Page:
InterJournal Complex Systems, 272
Status: Submitted
Manuscript Number: [272]
Submission Date: 990211
Revised On: 10301
Reply to Chris Phoenix's Review of MS 226
Author(s): H. Van Dyke ( Parunak

Subject(s): CX.06, CX.68

Category: Brief Article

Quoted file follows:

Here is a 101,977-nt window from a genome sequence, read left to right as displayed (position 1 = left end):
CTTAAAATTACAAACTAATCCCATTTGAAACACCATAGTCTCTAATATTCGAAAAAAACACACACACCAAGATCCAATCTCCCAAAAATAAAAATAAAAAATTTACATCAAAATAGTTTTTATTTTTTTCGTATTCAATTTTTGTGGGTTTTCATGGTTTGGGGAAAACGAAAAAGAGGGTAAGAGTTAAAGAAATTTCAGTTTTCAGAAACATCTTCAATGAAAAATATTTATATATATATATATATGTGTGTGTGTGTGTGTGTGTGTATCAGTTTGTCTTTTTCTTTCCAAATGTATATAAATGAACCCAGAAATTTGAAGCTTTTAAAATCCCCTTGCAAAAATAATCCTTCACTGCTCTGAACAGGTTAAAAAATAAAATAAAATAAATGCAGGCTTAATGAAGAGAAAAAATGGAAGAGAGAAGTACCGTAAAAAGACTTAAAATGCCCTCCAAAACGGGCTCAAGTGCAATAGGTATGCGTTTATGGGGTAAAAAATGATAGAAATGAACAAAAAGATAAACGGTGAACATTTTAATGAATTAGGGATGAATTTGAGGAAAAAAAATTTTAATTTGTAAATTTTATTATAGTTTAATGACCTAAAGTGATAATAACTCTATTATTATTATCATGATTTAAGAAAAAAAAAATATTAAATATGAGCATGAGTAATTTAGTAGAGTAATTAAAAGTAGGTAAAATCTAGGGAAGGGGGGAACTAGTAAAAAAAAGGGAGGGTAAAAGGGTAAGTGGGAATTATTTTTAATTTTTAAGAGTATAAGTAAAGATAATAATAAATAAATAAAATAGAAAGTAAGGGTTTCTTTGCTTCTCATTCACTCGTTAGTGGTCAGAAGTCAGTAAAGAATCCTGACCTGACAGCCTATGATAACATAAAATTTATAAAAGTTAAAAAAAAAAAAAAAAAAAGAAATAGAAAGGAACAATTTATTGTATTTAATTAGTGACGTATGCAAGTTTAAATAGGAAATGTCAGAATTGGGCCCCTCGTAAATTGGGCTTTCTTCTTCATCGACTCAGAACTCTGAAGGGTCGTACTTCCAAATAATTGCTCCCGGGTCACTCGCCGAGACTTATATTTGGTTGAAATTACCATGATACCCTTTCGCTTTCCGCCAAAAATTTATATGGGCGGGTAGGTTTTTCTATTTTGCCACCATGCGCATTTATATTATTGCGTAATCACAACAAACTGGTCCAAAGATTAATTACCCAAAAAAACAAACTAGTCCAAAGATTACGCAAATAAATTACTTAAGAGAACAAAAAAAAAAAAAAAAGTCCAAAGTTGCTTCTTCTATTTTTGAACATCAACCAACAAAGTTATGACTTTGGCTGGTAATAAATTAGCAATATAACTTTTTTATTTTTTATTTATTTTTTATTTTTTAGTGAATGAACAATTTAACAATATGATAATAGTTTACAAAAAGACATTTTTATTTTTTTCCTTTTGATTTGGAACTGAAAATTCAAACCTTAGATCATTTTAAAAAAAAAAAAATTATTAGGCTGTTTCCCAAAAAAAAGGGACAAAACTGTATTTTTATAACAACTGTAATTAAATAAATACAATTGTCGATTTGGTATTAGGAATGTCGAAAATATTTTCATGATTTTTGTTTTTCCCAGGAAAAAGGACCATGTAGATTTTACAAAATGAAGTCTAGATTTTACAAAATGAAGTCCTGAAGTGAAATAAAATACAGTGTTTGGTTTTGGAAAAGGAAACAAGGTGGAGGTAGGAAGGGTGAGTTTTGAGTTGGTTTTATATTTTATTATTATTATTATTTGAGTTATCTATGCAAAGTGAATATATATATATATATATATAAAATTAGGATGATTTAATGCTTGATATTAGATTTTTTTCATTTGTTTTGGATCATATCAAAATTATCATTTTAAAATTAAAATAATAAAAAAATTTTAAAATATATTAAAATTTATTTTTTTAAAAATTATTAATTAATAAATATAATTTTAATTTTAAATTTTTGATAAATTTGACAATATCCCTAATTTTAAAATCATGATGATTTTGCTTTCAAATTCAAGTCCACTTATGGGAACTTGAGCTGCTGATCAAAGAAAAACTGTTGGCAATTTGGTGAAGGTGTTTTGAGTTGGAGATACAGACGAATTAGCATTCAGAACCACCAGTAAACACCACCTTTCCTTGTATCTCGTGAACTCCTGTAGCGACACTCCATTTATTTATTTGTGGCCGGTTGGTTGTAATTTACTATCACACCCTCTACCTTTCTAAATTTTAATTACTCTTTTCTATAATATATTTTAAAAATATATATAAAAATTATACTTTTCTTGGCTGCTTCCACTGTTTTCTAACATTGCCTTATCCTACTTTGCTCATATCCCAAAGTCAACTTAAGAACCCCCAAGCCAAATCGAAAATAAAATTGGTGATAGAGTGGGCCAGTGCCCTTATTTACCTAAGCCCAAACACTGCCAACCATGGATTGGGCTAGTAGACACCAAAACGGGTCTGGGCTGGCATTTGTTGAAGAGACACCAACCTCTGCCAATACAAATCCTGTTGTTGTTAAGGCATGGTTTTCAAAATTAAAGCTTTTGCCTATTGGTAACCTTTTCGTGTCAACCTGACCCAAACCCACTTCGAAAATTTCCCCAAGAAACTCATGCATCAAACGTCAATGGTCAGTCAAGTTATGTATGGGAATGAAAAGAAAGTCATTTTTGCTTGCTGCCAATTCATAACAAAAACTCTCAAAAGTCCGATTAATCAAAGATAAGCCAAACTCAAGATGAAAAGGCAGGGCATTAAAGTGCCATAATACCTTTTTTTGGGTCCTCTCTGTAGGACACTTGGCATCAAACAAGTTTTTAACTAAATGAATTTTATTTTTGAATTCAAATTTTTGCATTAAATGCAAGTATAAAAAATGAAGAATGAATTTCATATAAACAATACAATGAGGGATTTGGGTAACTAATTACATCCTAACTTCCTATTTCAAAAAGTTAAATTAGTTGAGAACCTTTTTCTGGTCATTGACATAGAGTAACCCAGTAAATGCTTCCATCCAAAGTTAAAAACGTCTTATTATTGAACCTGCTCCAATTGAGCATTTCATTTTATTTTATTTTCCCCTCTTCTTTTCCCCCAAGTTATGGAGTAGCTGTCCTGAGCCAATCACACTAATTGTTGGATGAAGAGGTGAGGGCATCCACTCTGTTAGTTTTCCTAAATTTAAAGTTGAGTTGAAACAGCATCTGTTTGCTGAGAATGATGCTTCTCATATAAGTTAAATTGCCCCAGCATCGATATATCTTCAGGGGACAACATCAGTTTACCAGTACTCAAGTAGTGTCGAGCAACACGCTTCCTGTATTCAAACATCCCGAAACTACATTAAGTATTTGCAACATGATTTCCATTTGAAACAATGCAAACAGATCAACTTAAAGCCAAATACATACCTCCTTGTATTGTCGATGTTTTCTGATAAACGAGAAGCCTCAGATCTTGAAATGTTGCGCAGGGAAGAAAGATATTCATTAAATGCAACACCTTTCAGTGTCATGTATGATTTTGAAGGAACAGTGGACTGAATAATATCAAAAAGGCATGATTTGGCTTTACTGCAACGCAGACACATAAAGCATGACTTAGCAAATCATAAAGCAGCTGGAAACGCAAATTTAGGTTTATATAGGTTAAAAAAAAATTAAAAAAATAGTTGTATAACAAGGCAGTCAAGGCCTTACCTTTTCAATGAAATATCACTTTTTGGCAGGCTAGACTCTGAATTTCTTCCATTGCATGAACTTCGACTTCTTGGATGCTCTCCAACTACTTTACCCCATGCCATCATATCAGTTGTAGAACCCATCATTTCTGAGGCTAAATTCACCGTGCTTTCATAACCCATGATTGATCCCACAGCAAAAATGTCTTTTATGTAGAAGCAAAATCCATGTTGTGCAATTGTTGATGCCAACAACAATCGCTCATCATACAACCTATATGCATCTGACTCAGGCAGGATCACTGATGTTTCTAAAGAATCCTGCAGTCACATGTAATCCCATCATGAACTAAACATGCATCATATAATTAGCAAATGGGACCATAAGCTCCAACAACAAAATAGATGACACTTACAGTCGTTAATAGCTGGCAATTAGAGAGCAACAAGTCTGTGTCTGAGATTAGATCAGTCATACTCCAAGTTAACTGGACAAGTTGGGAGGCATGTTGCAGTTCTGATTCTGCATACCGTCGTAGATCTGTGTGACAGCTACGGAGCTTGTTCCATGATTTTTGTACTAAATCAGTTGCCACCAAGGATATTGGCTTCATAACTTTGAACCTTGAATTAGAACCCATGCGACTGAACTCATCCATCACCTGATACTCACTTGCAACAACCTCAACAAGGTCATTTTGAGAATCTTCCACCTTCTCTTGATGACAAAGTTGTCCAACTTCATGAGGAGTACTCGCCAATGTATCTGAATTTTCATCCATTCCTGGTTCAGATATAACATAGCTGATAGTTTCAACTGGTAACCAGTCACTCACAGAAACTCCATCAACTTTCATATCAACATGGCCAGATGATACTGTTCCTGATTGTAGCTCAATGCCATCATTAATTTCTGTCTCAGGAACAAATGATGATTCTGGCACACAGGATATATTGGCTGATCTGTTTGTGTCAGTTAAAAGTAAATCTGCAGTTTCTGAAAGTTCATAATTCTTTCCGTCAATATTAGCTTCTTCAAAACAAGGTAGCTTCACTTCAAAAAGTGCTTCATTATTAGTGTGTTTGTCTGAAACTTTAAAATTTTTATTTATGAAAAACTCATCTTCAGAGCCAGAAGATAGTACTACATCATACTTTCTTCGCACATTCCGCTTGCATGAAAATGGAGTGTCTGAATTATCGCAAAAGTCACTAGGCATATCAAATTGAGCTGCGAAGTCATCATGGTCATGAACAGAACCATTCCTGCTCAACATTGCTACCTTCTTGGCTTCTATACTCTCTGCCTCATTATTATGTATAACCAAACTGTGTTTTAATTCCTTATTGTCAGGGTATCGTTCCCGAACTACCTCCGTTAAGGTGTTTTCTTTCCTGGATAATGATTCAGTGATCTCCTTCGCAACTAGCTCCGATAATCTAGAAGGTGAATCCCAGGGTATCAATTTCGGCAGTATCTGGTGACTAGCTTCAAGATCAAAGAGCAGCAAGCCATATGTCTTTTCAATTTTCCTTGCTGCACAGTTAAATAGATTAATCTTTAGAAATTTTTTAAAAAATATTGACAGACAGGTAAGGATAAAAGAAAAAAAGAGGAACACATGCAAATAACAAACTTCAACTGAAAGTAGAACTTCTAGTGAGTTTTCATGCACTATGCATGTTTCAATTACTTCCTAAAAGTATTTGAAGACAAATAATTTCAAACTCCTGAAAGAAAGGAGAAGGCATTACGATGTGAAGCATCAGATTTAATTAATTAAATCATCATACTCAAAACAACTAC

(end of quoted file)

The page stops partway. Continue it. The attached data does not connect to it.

Mr. Phoenix takes issue with three aspects of our work: its realism (or lack thereof), the reducibility of some of our model's behaviors to the modulo function, and the rules of thumb we suggest for modeling systems. A more detailed response to these criticisms is available at . Briefly: The model is simplified to facilitate experimentation, but it is not unrealistic. The agent behaviors were obtained from a manufacturing manager in a Fortune 100 company. The putatively unrealistic features that Mr. Phoenix raises (no shipment of partial batches, repeated ordering over capacity) are in fact not uncommon in the real world. I told him of our industrial validation when we spoke at the conference, and it is unfortunate that his review does not reflect this conversation. The Modulo function is presented as an analytical abstraction of the model, the most abstract form of model considered. Data in the paper shows that this abstraction does not duplicate certain behaviors of the agent-based model (e.g., transients and phase-locking). It is presented as a simplification whose deviations from reality are justified by the clarity of understanding it offers. Such a simplification may be uninteresting from an academic point of view, but represent a considerable cognitive advance for manufacturing managers to whom we have showed the model, and make possible new insights in managing manufacturing systems. The reviewer's challenge to the paper's recommendations rest first on his false assumptions that the model does not match reality, and second on his skepticism "whether any interesting real-life system can be reduced to equations or analytics," and his suggestion that "the ability to reduce a system in this manner, in fact, may serve as a warning that the model's behavior is considerably less interesting than the real-life system under study." This wholesale rejection of equation-based and analytical models runs counter to well-established scientific practice in many fields. Any model represents a trade-off between fidelity and understandability, and simplified models with reduced fidelity are used every day for engineering applications where they are "good enough." The paper encourages researchers to make these trade-offs explicit, rather than adopt a dogmatic stance like that of the reviewer. In sum, Mr. Phoenix's criticisms of the paper reflect a memory lapse concerning what I told him at ICCS, inaccurate assumptions about the nature of manufacturing, a highly academic view of what constitutes "interesting" behavior, and a predisposition to reject abstract models (which is to say, any models at all). His criticisms do not even engage, much less challenge, the paper's substantive claims about the relative capabilities of different modeling formalisms.

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